The White House has a plan to deal with all those pesky Chinese companies stealing Americans’ hard-earned intellectual property. It will impose tariffs on Chinese imports or revoke some Chinese companies’ licenses to sell products in the US, according to multiple reports.
The Chinese problem of copycat products, names, and ideas is so egregious that Shenzhen’s factories can be mass-producing copies of a brilliant Kickstarter idea before it is even fully funded, and one of China’s largest companies, Tencent, distributed Mad Shelia, a flagrant rip-off of the blockbuster movie Mad Max, last year, streaming it online. Pirated software, counterfeit goods, and theft of trade secrets cost the US economy as much as $600 billion a year, according to the bipartisan Huntsman commission (pdf).
Under the Trans-Pacific Partnership, or TPP, China would have been forced to crack down on these types of imitations, as well as bring tariffs in line with those of other countries, and strengthen its environmental regulations to be more like those of developed countries—all measures that might have made the cost of manufacturing more in the US more competitive. But the complicated, far-reaching trade deal negotiated by Barack Obama’s administration was a common punching bag of US president Donald Trump on the campaign trail, and he pulled the US out of it just three days after his inauguration.
The TPP was intended to give countries a counterbalance to China’s growing dominance in world trade. It would have “absolutely” been tough on China’s intellectual-property violations, said Christopher Balding, a professor of political economics at Peking University. Among other things, “companies and countries could sue sovereigns and have the cases heard by courts not controlled by the sovereign,” he said. “In other words, if Nike sued China, it wouldn’t be heard in a Chinese court.”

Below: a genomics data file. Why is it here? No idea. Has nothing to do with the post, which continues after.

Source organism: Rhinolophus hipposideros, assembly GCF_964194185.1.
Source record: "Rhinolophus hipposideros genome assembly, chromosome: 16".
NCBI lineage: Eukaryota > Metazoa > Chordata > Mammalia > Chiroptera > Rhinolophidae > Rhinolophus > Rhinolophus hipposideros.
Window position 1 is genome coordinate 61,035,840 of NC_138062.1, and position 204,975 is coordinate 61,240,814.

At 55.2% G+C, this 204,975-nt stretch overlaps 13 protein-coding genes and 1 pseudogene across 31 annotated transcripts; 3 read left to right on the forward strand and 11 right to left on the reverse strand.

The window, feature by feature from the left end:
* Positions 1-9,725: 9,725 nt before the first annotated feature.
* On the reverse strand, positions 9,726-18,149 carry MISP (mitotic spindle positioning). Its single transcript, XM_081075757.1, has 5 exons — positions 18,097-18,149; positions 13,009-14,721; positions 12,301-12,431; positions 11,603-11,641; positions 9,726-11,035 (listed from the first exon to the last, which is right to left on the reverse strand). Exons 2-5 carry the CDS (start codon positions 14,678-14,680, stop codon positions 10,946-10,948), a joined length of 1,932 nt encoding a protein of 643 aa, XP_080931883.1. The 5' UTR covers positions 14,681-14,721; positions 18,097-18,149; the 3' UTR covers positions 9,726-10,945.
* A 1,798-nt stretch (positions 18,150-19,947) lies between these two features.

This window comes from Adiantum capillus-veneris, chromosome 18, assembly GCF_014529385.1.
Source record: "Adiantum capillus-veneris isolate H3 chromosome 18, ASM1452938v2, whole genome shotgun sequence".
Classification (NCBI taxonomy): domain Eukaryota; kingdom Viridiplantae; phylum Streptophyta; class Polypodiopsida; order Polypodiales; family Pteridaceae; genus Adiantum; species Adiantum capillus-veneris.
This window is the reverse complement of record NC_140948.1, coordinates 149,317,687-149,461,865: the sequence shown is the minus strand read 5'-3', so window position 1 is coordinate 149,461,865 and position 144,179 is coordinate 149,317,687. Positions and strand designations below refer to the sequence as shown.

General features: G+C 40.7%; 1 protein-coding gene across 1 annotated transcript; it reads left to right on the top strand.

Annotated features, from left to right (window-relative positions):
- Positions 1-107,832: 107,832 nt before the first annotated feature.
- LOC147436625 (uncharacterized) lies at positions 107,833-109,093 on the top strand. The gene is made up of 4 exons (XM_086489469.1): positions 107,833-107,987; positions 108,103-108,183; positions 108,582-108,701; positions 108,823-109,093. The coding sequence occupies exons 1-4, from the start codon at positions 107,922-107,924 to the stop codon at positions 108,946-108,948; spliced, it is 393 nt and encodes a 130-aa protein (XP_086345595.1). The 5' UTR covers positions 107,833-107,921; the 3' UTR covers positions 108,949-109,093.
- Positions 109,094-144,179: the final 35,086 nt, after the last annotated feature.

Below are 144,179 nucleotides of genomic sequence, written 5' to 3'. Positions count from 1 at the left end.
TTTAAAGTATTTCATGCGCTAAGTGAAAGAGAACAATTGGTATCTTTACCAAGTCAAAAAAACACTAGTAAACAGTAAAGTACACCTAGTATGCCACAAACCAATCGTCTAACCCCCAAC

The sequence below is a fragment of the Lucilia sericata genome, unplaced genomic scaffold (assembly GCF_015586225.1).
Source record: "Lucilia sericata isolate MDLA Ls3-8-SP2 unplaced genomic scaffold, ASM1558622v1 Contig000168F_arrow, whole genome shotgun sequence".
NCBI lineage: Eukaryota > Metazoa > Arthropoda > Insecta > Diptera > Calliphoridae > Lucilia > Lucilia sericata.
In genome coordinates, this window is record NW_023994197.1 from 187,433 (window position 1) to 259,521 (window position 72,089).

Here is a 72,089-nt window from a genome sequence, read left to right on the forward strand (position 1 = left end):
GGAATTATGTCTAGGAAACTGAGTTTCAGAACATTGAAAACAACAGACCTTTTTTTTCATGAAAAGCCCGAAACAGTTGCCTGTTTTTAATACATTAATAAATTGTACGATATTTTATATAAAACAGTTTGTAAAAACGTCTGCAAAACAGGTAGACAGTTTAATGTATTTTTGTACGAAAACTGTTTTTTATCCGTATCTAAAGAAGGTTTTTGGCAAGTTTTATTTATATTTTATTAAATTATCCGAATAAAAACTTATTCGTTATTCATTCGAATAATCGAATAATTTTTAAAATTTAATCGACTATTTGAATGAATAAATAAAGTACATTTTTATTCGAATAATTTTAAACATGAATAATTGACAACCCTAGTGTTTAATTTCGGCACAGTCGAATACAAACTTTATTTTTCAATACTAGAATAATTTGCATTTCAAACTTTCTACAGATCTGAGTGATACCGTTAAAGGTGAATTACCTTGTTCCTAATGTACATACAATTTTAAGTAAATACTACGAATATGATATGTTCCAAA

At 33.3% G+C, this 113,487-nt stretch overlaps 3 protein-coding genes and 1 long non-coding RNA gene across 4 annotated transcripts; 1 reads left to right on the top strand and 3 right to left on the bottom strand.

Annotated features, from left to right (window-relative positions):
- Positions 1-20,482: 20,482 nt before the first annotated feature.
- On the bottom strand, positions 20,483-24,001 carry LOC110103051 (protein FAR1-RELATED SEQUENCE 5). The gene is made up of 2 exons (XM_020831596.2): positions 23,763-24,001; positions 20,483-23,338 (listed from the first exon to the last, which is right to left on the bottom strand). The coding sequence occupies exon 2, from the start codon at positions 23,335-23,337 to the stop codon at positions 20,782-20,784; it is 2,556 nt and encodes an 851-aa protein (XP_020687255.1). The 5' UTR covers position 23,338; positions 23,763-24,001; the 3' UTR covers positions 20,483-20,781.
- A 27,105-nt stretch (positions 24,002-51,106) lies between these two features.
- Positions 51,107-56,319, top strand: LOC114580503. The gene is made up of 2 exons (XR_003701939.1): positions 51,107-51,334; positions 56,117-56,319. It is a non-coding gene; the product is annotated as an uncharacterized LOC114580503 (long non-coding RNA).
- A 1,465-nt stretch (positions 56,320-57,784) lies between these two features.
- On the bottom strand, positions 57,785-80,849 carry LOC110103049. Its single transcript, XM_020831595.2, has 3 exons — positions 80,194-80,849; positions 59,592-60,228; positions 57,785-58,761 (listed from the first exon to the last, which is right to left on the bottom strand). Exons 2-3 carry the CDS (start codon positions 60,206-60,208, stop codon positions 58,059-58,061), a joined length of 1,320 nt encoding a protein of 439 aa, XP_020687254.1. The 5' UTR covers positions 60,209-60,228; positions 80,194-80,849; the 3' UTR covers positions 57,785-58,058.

Chinese courts have been notoriously lenient on Chinese companies that steal trademarks or designs from foreign companies, and tough on foreign challengers. Apple, for example, was forced to pay $60 million (paywall) to a Shenzhen company to gain control of the “IPAD” name, which the Shenzhen company had registered. Despite this, China was expected to sign on to the deal eventually, because it would have created a giant trading bloc that could have helped its economy keep growing.
The TPP is dead, so what’s the point of dwelling on that past? Only to point out that there’s a destructive pattern at work here. The Trump White House, particularly on trade, has failed to consult or rely on the deep knowledge of the State Department and other experts who have been grappling with the difficult issues and negotiating with foreign governments for years. Instead, the administration is crafting China trade policy by relying on a group of advisors who have little experience on the issue and an often outdated view of China.
The end result could be a trade war with China, one that would hurt a diverse group of US businesses and industries from soybean farmers to casino owners.